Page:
Leaders with integrity
With all the political turmoil happening locally and internationally the need for ethical leadership with integrity has never been greater.
Why is integrity important in leadership?
I read an article by Brian Tracy that was published on realsuccess.net where he wrote about this very same topic. He said that in an executive boardroom he once heard one of the richest men in the word make a statement that he never forgot: ‘It seems to me that integrity isn’t really a value in itself; it is simply the value that guarantees all the other values.’
Having honesty and integrity is one of the most important qualities of great leaders in business and in difficult political and economic times like these it’s more important than ever. You might wonder why?
Will integrity translate into success? In Tracy’s article he quotes Jon Huntsman (a successful entrepreneur) who said: ‘There are no shortcuts in the game of business or life. There are basically three kinds of people, the unsuccessful, the temporarily successful, and those who became and remain successful. The difference is character.’
Integrity also may not make you the most famous or flashy leader, but it doesn’t matter. Integrity means doing the right thing because it’s the right thing to do. And that’s what will set you apart.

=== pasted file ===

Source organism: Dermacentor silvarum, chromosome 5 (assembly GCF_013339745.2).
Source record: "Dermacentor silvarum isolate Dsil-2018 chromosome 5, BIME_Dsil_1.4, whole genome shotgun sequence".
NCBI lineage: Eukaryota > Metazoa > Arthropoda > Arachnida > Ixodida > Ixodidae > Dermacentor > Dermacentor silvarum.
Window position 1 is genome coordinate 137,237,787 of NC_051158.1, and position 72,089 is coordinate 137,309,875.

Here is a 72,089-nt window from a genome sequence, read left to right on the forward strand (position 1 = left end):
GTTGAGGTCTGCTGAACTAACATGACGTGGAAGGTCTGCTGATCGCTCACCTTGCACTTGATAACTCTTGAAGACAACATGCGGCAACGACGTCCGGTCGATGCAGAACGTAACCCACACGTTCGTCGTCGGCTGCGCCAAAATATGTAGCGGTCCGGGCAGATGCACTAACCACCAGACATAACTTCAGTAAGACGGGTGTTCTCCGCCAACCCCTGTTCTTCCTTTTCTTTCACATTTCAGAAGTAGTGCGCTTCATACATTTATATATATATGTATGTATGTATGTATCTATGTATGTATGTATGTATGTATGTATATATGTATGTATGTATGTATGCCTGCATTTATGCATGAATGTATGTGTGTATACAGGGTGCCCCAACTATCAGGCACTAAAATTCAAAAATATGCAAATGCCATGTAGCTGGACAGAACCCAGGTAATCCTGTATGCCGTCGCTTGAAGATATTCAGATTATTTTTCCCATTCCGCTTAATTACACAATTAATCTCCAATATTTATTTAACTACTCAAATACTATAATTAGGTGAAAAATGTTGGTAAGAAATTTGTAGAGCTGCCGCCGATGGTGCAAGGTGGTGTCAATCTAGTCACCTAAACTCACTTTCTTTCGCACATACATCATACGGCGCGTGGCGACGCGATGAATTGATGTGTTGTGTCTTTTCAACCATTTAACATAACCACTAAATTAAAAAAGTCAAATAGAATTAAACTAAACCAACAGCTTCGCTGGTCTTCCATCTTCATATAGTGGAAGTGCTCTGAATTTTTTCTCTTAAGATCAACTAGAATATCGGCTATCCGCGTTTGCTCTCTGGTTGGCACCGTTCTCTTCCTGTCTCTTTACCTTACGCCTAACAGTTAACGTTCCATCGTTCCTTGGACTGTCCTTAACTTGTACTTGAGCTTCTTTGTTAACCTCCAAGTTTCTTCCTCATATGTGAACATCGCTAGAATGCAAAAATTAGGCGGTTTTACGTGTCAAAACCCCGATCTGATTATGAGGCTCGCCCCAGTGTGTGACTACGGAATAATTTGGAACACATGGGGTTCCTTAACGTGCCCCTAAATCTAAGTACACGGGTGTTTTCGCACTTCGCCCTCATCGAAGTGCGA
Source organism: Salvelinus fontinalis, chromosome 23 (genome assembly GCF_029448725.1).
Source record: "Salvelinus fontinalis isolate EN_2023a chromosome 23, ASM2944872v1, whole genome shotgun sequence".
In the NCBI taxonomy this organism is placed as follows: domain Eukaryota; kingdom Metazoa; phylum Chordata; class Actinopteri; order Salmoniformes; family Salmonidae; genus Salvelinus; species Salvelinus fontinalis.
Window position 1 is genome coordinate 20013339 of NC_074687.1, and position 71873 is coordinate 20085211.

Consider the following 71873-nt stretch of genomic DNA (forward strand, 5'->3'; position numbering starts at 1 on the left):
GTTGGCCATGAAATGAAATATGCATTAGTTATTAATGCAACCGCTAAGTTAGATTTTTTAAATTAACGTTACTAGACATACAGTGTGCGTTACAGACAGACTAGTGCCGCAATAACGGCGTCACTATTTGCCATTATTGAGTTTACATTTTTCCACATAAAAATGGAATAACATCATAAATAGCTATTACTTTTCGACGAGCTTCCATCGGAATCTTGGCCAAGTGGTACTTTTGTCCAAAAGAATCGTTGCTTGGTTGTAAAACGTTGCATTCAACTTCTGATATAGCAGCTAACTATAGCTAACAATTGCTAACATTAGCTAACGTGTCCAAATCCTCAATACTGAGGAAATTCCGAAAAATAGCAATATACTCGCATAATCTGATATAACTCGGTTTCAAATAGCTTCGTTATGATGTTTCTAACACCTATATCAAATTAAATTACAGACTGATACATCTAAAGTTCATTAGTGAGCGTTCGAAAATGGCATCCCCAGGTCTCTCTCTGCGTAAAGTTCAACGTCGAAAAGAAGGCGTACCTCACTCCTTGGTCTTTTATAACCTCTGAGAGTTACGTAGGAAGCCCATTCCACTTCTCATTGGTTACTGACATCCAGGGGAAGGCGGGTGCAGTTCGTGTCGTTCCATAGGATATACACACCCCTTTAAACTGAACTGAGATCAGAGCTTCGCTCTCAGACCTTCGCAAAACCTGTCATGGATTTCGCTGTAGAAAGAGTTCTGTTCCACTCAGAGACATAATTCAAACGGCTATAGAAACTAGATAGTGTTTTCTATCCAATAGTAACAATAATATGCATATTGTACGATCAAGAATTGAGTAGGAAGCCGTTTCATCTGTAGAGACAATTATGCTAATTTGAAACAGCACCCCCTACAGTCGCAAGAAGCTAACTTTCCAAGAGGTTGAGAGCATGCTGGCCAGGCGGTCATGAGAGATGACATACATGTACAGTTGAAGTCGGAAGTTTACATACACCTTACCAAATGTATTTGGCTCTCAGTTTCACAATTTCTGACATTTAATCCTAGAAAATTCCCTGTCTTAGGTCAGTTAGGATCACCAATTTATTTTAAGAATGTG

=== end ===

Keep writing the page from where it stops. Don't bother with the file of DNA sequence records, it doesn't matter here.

Leaders with integrity always tell the truth. Jack Welch calls it ‘candour’. He believes that if you are afraid of candour, you don’t have the guts to be an effective leader. You are going to surround yourself with Yes people who will say what you want to hear instead of the truth.
And leaders with integrity are not afraid to face the truth. Tracy calls it the reality principle, or ‘seeing the world as it really is, not as you want it to be’. It is perhaps the most important principle of leadership and is dependent on integrity because it demands truthfulness and honesty.
It is clear that we need leaders with integrity who know the difference between being confident and being blind. In today’s world of rapid change, there’s a possibility that you are partially, or even completely, wrong. Maybe you’re not wrong at all, but opening yourself to that possibility will make you a more effective leader because it will open your mind to new ideas and thinking.
There should be no exceptions to honesty and integrity. It’s a state of mind – and not situational. If you compromise on integrity, even in small situations with little consequences, then it becomes easy to compromise on the big situations. But leaders with integrity always err on the side of fairness – especially when other people are unfair. In fact, the true mark of leadership is how fair you can be when other people are treating you unfairly.